Data-Driven Protection and Arms Control

November 12th, 2018

On 25 October 2018, the Permanent Mission of Austria to the United Nations organized a side event entitled “Data-Driven Protection and Arms Control: How Civilian Casualty Recording and Civilian Harm Tracking Can Strengthen the Protection of Civilians and Arms Control”. The panel discussion was moderated by Ambassador Elisabeth Tichy-Fisslberger, Permanent Representative of Austria to the United Nations in Geneva.

Ms. Chloé Marnay-Baszanger, Chief of the Peace Mission Support Section at the Office of the United Nations High Commissioner for Human Rights, shared her reflections on data gathering practices developed in Afghanistan during a project to count and report civilian casualties. In this context, Ms. Marnay-Baszanger stressed the importance of establishing a clear scope for any collection of casualty data in conflict areas.

The project’s methodology consisted of deploying human rights officers to medical facilities and affected communities to collect first-hand data that was later corroborated with military and satellite information, Ms. Marnay-Baszanger said. She argued that the collected data is accurate enough to provide useful context to discussions on counter-terrorism operations.

The data-collection practice developed in Afghanistan was later implemented in Somalia, Iraq and Mali, primarily to track civilian casualties, Ms. Marnay-Baszanger said. It is important to engage civilians in conflict areas, she emphasized, because “the more the population hates you, the less likely they will support any military intervention”. Speaking with civilians about how military operations and other activities are affecting them can yield useful information both for understanding related risks and for finding better means of protecting local populations, she added.

Mr. Michael Spies, Political Affairs Officer at the United Nations Office for Disarmament Affairs, opened his remarks by mentioning the Secretary-General’s Disarmament Agenda and the importance of collecting authoritative data on arms. The “Disarmament Agenda recognizes that today’s armed conflicts are more complex, more protracted and more lethal for civilians”, he said.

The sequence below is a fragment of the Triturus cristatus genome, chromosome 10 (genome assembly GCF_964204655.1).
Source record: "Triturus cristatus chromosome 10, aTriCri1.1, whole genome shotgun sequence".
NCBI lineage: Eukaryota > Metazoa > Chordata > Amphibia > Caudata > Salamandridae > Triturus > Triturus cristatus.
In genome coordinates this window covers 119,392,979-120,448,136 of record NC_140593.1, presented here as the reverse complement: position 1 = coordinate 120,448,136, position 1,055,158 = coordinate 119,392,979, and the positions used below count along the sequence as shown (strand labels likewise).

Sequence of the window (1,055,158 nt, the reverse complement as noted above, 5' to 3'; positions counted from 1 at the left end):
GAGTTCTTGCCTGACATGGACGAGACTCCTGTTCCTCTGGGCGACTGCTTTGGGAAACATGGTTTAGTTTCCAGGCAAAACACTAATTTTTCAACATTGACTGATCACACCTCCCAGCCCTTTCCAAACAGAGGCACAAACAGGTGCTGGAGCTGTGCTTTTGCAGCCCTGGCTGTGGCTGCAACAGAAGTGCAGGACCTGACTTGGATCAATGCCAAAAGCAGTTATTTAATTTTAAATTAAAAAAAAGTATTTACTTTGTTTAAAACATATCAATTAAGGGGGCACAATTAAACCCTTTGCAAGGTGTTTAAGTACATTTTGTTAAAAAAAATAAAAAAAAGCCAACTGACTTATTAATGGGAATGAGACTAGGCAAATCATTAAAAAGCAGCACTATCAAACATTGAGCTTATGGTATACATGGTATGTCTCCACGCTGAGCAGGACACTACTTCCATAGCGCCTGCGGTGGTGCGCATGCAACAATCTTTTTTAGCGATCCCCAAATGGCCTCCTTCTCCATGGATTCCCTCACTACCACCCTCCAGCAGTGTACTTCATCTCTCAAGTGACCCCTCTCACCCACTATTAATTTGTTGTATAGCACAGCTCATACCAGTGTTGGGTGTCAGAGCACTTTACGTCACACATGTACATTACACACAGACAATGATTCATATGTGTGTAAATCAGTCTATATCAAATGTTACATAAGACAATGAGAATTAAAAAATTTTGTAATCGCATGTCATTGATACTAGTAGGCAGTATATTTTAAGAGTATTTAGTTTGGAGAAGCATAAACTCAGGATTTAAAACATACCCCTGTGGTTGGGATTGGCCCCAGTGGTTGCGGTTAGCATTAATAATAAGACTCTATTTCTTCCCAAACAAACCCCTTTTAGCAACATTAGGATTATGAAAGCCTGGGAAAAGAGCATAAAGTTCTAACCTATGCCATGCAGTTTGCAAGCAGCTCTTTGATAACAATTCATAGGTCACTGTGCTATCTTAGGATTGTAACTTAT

Mr. Spies said there is a growing understanding that weapons designed for open battlefields have devastating and foreseeable impacts on civilians and civilian objects when used in populated areas. He noted that specific casualty-recording efforts may only focus on certain weapons of concern—such as improvised explosive devices, cluster munitions or landmines—without addressing other weapons used in a given context.

Existing United Nations mechanisms currently report only limited or general information on the arms attributed to civilian casualties, Mr. Spies said. Citing an example, he said that the United Nations Assistance Mission in Afghanistan counts civilian casualties under several broad categories of “incident type”, including aerial operations; explosive remnants of war; targeted/deliberate killings; ground engagements; combined improvised explosive devices; and other.

The collection of disaggregated arms data, Mr. Spies added, is therefore central to an underlying objective in the Secretary-General’s Disarmament Agenda: integrating disarmament into the priorities of the whole UN system and promoting new partnerships and greater collaboration within the Organization as well as with Governments and civil society.

As this methodology is developed and more UN missions introduce casualty-recording mechanisms, “we look forward to working with all interested entities on practically supporting this work, including through the possible development of training, handbooks and other practical measures”, Mr. Spies concluded.

As the event concluded, Ms. Marnay-Baszanger said that obtaining data in a conflict area can be difficult, as the sex or age of a victim sometimes cannot be identified following the use of a highly destructive weapon.

Drafted by Ester Rivarola